the bathroom. The third unit comprises one further room, the study or children's
    room.

    Bachelors or couples without children are to have a "type B" flat of only one
    unit. "Type C" with two units, living room and parents' bed room, is suitable
    for parents with one child. Families with several children are to get "Type E"
    flats of all three units which stretch through two storeys. The third room can
    be divided by an extra wall if the tenants wish it. The two storey flats always
    have the unit containing kitchen and living room on the level of the entrance
    door at the inside road. The parents and children rooms of this type are either
    one storey above or below the entrance level. They reach over the whole width of
    the house from east to west so that light and sun are available from both sides.

    All flats with more than a single room stretch over two storeys.

    The house has four side entrances and a main entrance in the northern part which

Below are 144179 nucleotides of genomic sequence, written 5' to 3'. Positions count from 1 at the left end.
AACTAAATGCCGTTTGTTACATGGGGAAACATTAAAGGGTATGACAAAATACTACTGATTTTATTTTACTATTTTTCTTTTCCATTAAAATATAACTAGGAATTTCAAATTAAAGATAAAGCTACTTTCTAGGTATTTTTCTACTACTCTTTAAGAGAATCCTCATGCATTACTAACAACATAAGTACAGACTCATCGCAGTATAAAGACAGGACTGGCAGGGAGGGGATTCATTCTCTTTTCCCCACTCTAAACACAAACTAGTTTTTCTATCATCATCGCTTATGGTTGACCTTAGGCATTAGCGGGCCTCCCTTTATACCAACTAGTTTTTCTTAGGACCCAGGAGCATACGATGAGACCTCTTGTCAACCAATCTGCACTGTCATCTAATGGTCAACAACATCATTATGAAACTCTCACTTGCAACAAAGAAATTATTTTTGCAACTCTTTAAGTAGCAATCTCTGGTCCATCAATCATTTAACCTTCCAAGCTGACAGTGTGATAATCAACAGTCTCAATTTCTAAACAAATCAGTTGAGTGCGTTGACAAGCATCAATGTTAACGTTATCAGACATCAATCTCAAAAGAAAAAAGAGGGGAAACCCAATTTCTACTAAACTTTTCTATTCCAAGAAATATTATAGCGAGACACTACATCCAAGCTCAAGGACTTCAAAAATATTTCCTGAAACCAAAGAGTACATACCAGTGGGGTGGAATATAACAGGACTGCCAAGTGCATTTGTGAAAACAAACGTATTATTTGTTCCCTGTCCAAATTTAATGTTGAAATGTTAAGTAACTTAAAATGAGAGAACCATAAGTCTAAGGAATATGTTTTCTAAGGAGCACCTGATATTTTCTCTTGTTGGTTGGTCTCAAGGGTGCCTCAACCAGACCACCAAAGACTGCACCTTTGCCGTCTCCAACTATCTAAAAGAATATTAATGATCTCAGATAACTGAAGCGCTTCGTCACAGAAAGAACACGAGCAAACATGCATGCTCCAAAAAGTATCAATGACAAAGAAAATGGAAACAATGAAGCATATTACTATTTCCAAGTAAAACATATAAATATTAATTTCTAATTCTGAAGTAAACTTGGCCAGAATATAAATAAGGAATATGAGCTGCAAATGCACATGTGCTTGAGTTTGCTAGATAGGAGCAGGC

leads to the lift tower. There are two passenger lifts and one for goods as well
    as the staircase in the tower. The lifts can be steered by an automatic system.

    Equipment of the flats The living room is separated from the kitchen by a
    cupboard with a glass wall on top. The kitchens are equipped with built-in
    furniture so arranged as to make kitchen work as practical as possible. Flats of
    the types B and C have one balcony, flats of type E have two. The floors of the
    flats are covered with linoleum. Baths and toilets will have a floor of tiles or
    similar material. Bath and toilet are separated from each other. Each flat has
    an odd room for storage.

    Construction of the Building The house is set on seven-metre pillars standing on
    concrete fundaments. This allows the open space to reach under the building. All
    ceilings an the lift tower in the northern part are made of concrete. Partition
    walls between the flats are of ready-made concrete parts which will be cast on
    the building site. Partition walls inside the flats are made of eight-centimetre
    gypsum plates, which dam and sound. The massive ceilings are insulated by a
    layer of coconut matting, a layer of 2.5-centimetre asphalt and one of cork
    linoleum.

    Technical Equipment of the Building The technical supply installation are
    specially rationalised in the Berlin building of Le Corbusier. The building is
    linked with the underground public supply system at only one spot. This means
    there is only one electricity connection, water- and telephone connection for